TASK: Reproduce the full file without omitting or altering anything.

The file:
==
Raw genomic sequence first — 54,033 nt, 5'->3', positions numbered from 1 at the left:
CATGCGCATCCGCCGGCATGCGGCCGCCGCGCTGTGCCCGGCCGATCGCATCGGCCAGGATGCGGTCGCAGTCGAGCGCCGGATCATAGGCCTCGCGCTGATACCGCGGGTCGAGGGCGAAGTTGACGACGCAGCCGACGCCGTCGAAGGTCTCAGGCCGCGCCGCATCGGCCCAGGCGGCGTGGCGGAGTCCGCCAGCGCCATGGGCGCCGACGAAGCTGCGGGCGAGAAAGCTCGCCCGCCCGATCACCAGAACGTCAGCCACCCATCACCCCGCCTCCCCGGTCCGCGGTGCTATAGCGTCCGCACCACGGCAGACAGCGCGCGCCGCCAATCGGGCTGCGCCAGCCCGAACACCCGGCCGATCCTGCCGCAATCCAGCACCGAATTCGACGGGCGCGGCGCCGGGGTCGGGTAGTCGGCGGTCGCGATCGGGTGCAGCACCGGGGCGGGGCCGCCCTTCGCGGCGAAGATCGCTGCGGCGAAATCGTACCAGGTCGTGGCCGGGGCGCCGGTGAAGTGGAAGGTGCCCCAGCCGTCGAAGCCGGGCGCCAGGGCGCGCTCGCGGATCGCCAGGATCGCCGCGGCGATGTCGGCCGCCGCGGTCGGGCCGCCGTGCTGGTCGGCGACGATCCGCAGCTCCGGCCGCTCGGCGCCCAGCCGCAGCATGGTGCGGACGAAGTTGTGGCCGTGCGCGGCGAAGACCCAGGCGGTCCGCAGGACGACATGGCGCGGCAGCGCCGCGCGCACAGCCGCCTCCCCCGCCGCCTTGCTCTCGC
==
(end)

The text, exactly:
Raw genomic sequence first — 54,033 nt, 5'->3', positions numbered from 1 at the left:
CATGCGCATCCGCCGGCATGCGGCCGCCGCGCTGTGCCCGGCCGATCGCATCGGCCAGGATGCGGTCGCAGTCGAGCGCCGGATCATAGGCCTCGCGCTGATACCGCGGGTCGAGGGCGAAGTTGACGACGCAGCCGACGCCGTCGAAGGTCTCAGGCCGCGCCGCATCGGCCCAGGCGGCGTGGCGGAGTCCGCCAGCGCCATGGGCGCCGACGAAGCTGCGGGCGAGAAAGCTCGCCCGCCCGATCACCAGAACGTCAGCCACCCATCACCCCGCCTCCCCGGTCCGCGGTGCTATAGCGTCCGCACCACGGCAGACAGCGCGCGCCGCCAATCGGGCTGCGCCAGCCCGAACACCCGGCCGATCCTGCCGCAATCCAGCACCGAATTCGACGGGCGCGGCGCCGGGGTCGGGTAGTCGGCGGTCGCGATCGGGTGCAGCACCGGGGCGGGGCCGCCCTTCGCGGCGAAGATCGCTGCGGCGAAATCGTACCAGGTCGTGGCCGGGGCGCCGGTGAAGTGGAAGGTGCCCCAGCCGTCGAAGCCGGGCGCCAGGGCGCGCTCGCGGATCGCCAGGATCGCCGCGGCGATGTCGGCCGCCGCGGTCGGGCCGCCGTGCTGGTCGGCGACGATCCGCAGCTCCGGCCGCTCGGCGCCCAGCCGCAGCATGGTGCGGACGAAGTTGTGGCCGTGCGCGGCGAAGACCCAGGCGGTCCGCAGGACGACATGGCGCGGCAGCGCCGCGCGCACAGCCGCCTCCCCCGCCGCCTTGCTCTCGC